The Law: What You Don’t Know Can Hurt You


The fifth and final basic element of property management is the law and your duty as a rental property owner to observe the applicable laws. All the aspects of the rental property business that we have discussed so far—the owner, the property, the tenant, the money—are impacted by myriads of local, state, and federal laws and regulations. And as you may have heard, ignorance of the law is no excuse.

So you’ve got this house and you want to put it to good financial use by renting it out. It doesn’t seem real complicated. You just want to protect your real estate investment and make a little money in the process. And of course you know that you must obey the same laws as other property owners and business owners, laws dealing with zoning, property use and upkeep, taxes, etc.

But what is unique about the rental business is the fact that you have a special relationship with another person who now legally possesses your property, who may have competing interests to yours, and who is backed up by the authority and punitive power of government. When you acquire a rental house you now must obey an array of laws that apply particularly to this landlord-tenant relationship.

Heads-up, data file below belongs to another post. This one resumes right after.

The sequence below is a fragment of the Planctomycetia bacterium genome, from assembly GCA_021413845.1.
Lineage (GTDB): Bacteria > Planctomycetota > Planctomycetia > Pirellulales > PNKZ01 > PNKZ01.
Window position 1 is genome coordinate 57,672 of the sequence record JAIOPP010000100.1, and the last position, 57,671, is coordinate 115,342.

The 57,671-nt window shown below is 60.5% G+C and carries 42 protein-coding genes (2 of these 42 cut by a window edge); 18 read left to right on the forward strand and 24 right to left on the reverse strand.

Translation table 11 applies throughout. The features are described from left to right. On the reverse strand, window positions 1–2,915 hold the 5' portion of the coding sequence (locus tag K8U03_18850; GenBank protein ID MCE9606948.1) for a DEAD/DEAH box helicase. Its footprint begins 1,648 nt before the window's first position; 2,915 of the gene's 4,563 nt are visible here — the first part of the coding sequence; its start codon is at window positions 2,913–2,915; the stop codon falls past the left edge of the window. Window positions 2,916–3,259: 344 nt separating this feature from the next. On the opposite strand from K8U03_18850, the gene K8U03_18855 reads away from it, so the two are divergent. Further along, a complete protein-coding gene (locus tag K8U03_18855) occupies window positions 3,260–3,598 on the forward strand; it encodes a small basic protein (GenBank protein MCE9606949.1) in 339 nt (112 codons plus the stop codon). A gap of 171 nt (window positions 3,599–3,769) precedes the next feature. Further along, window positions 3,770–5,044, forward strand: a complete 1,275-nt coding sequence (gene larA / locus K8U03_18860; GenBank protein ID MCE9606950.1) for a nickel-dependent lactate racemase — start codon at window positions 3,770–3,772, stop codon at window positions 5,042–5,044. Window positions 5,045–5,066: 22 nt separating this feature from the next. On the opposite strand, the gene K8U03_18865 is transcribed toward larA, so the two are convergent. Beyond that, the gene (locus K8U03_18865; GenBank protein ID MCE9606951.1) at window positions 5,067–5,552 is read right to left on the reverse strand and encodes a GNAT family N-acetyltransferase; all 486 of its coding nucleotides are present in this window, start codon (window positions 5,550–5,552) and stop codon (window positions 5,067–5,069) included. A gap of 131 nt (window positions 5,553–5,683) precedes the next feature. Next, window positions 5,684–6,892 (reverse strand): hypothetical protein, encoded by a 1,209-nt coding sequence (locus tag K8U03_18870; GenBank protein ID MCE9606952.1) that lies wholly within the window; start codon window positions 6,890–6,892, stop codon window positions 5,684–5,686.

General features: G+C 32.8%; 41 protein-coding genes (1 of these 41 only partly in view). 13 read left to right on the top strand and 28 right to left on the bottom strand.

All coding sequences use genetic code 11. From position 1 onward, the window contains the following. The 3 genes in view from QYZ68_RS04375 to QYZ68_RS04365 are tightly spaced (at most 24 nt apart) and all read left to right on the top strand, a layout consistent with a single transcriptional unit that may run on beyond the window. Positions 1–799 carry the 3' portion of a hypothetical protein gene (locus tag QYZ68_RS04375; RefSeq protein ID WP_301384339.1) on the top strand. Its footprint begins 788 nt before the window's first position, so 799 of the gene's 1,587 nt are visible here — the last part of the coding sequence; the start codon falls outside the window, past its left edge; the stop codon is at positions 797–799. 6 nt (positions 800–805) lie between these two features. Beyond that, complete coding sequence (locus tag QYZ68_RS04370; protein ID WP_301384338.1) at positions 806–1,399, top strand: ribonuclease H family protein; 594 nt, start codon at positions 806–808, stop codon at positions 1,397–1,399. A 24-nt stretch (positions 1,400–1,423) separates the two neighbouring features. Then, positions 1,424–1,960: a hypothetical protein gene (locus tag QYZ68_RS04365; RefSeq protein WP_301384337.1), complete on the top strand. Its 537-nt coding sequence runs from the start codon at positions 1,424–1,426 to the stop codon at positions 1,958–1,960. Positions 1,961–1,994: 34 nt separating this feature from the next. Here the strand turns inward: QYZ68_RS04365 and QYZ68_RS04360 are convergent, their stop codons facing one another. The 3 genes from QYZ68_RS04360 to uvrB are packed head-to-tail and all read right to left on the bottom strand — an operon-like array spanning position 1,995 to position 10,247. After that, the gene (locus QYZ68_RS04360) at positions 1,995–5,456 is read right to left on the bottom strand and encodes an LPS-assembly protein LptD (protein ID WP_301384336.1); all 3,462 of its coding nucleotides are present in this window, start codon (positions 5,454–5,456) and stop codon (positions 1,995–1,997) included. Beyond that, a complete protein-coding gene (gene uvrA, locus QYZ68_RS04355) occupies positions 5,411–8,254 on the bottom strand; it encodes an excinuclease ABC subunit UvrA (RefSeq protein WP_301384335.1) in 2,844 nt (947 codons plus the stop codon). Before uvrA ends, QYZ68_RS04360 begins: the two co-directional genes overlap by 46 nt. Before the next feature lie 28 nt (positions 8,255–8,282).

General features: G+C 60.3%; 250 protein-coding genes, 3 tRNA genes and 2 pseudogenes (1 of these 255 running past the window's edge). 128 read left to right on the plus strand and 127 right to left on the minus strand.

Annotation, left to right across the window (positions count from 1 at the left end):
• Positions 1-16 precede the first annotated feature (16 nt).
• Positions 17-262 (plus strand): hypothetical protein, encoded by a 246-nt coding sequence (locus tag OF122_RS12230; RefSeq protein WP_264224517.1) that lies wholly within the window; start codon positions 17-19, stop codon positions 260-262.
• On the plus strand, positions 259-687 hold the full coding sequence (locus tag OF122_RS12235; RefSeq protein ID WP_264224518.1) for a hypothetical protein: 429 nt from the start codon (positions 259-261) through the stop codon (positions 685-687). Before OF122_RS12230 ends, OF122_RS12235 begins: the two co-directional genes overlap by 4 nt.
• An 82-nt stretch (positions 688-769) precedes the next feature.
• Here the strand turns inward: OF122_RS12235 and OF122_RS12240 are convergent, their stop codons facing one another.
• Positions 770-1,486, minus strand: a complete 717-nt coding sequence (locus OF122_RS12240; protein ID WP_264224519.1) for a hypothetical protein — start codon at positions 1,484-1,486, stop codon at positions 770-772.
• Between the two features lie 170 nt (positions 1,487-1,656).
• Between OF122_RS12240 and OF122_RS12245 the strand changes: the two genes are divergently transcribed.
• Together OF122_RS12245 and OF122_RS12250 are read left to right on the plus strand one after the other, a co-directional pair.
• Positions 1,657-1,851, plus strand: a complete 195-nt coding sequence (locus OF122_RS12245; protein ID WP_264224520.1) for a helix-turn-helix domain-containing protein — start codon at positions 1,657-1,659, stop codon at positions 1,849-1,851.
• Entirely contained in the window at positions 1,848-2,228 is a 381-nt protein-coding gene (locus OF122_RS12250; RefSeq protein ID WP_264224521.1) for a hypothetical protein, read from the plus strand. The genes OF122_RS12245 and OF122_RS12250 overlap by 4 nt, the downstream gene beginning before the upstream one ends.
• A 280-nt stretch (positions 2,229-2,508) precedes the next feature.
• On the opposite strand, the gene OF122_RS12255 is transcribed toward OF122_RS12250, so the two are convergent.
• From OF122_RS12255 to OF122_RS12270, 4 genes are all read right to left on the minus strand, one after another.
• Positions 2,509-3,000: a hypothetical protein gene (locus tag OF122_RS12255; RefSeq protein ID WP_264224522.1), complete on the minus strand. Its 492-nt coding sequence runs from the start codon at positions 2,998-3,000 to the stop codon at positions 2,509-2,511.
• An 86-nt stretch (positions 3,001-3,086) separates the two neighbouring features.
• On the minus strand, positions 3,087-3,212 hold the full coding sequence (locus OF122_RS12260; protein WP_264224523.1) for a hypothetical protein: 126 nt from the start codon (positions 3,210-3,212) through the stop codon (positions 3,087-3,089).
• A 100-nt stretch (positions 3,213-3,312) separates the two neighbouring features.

Federal statues impact the local landlord (particularly one who owns multiple properties) primarily through the Fair Housing Act. Covered landlords cannot discriminate in the renting process on the basis of certain protected classes: race, color, religion, national origin, sex, disability, and familial status.

However, it is the state that defines the many specific protections of property owners and of renters in landlord-tenant laws. While regulations differ somewhat from state to state, there are certain matters that are addressed in most jurisdictions and that every landlord needs to keep in mind. Here are some of the common landlord responsibilities:

  • Ensure that leases are legally written
  • Provide disclosures to tenants about state laws, landlord policies, property hazards, etc.
  • Provide tenants with a safe, habitable rental unit
  • Respond in a timely manner to tenant reports of needed repairs
  • Properly handle security deposits, especially upon lease termination
  • Protect the tenant’s right to privacy and provide adequate notice if there is a need to enter the property
  • Report any criminal activity of tenants to authorities
  • Provide required safety measures such as smoke detectors, window locks, etc.
  • Follow proper procedures during an eviction process

You can see why a prudent landlord who manages his or her own properties will want to have an attorney on retainer and consult with them regularly. An obvious alternative is to employ a property management company with a state-licensed broker and staff who are specially trained in the legal issues that impact the landlord business. Such a move contributes mightily to a property owner’s peace of mind.



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